This event once again involved the collision and merger of two stellar-mass black holes, and since the “Boxing Day binary” is still on my mind, this week’s Red Folder is a collection of all the lovely images, videos, infographics and learning tools that have emerged since Wednesday.

LIGO physicist and comic artist Nutsinee Kijbunchoo has drawn a cartoon showing that while the researchers were excited about the swift second wave, they were a bit spoilt by the first, which was loud and clear – and could be seen by naked eye in the data. The black holes involved in the latest wave were smaller and a bit further away, meaning the signal was fainter, but actually lasted for longer in the detectors.

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LIGO paints a clearer picture of its merging black holes

Illustration of two black holes spiralling into each other to create a larger black hole (Courtesy: Caltech/MIT/LIGO Lab)

Illustration of two black holes spiralling into each other to create a larger black hole. (Courtesy: Caltech/MIT/LIGO Lab)

By Hamish Johnston

Physicists working on the LIGO gravitational-wave detectors have released more information about the merging black holes that they announced the discovery of earlier this year. Dubbed GW150914, we now know that the gravitational wave was created by the merger of one black hole that was 36 times as massive as the Sun with a smaller black hole that weighed in at 29 solar masses. The result of the merger was a black hole at 62 solar masses and a spin angular momentum of 0.67, where 1.0 is the maximum value of spin a black hole can have.

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Sea monsters at LIGO, how to become a ‘thought leader’ and why not string theory?

"The art of naming glitches" by Antimatter Webcomic (click to enlarge).

“The art of naming glitches” by Nutsinee Kijbunchoo/Antimatter Webcomics (click to enlarge).

By Hamish Johnston

Have you ever wondered how the LIGO collaboration managed to tease out the tiny signal from gravitational wave GW150914 from all the background noise in its kilometre-sized detectors? Well you’re in luck because experts from the LIGO detector characterization group have written a lively piece on the CQG+ blog called “How do we know LIGO detected gravitational waves?”.

It’s packed full of fun facts; for example, did you know that detecting GW150914 is roughly the same as measuring a change in distance the thickness of a human hair between Earth and Alpha Centauri, the closest star to Earth? But be warned, the article is also full of technical terms such as “whistles”, “blips”, “koi fish” and even “Fringey the sea monster”. These are illustrated in the above graphic by LIGO physicist and artist Nutsinee Kijbunchoo.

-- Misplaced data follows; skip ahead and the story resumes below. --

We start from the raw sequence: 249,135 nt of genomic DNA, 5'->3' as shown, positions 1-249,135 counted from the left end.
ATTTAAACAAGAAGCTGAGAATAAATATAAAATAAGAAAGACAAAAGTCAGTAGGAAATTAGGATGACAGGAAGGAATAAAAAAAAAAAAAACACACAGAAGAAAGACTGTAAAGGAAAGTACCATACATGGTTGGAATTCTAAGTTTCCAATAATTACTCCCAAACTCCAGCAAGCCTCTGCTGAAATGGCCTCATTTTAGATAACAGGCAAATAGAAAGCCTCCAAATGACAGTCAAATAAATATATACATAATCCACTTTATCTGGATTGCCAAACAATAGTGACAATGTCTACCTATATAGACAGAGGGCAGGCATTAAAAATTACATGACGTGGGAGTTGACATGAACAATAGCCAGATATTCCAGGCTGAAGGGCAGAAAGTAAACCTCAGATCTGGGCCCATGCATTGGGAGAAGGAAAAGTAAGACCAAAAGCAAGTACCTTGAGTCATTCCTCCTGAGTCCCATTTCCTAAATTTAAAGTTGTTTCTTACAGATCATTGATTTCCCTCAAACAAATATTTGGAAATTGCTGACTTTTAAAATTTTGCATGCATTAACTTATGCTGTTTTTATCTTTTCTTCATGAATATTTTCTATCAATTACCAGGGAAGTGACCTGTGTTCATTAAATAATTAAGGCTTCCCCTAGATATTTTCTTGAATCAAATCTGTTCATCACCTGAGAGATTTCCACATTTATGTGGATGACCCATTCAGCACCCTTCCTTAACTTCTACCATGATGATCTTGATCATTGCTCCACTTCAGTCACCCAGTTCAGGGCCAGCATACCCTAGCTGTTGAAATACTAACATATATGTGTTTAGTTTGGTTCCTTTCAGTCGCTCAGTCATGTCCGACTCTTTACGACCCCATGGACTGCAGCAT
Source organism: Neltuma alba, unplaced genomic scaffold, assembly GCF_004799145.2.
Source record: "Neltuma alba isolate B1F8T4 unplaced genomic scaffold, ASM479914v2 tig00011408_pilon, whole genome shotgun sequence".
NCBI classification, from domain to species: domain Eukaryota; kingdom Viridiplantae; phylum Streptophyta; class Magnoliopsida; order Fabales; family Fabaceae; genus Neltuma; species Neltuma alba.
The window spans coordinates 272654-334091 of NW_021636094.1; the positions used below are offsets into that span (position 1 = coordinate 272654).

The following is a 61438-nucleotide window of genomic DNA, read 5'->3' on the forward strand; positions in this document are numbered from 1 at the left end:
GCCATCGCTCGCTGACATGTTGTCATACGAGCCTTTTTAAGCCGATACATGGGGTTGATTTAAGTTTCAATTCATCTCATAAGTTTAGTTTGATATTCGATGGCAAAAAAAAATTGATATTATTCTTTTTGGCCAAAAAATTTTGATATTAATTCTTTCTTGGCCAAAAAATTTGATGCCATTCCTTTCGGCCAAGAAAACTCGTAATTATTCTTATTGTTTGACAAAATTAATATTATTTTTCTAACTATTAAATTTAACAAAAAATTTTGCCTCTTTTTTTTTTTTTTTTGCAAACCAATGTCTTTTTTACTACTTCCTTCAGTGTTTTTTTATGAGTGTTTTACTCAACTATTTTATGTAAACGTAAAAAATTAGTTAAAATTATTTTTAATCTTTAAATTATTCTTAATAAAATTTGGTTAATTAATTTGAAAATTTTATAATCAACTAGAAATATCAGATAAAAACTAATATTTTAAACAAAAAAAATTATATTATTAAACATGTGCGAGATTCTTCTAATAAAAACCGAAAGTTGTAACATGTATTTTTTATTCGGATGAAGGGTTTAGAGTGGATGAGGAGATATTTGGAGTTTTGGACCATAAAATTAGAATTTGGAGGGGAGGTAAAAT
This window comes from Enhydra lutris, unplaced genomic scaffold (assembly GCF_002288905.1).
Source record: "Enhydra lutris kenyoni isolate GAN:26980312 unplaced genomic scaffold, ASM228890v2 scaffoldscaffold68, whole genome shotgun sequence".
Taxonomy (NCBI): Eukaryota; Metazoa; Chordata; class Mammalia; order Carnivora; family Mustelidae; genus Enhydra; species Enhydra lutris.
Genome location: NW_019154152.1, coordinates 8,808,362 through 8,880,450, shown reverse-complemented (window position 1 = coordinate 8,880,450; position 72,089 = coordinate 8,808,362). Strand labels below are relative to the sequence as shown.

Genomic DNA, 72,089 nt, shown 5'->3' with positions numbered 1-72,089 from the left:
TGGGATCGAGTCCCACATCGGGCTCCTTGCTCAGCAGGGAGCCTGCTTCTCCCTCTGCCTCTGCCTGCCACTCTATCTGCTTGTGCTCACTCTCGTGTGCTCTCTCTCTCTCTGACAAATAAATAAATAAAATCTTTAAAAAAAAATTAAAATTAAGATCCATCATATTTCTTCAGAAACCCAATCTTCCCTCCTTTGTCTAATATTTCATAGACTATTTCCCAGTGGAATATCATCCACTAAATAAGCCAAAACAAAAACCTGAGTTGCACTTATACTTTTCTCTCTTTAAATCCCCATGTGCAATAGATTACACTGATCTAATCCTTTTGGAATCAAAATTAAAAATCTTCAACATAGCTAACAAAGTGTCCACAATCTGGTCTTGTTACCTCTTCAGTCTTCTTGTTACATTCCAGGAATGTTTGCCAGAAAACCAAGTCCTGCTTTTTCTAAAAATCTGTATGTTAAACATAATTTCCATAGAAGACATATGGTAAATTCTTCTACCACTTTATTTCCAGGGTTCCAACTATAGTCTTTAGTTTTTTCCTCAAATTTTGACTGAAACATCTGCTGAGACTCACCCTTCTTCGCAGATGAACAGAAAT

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LISA Pathfinder opens the door to gravitational-wave detection in space

Flying high: LISA Pathfinder has overcome a major hurdle (Courtesy: ESA)

Flying high: LISA Pathfinder has overcome a major hurdle. (Courtesy: ESA)

By Hamish Johnston

2016 is shaping up to be a bumper year for physicists trying to detect gravitational waves. In February the LIGO collaboration announced the first ever direct detection of gravitational waves using two kilometre-sized detectors in the US.

Now, it looks like an even bigger detector will get permission to launch. Researchers working on the LISA Pathfinder space mission have just announced that they were able to isolate a 2 kg test mass at a special “Lagrangian point” between the Earth and the Sun. This is important because the planned LISA gravitational-wave observatory will use test masses located at three points in space (each separated by about one million kilometres) as the basis for a huge detector.

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Kavli prize for gravitational-wave pioneers

Winners of the 2016 Kavli Prize in Astrophysics

Gravitational-wave pioneers: (l to r) Ronald Drever, Kip Thorne and Rainer Weiss.

By Michael Banks

It’s been a great month for the people behind the Advanced Laser Interferometer Gravitational-wave Observatory (aLIGO), which recently discovered gravitational waves.

In early May, Ron Drever, Kip Thorne and Rainer Weiss – who co-founded LIGO – together bagged a cool $1m share of a special $3m Breakthrough Prize together with more than 1000 LIGO scientists, who shared the remaining $2m.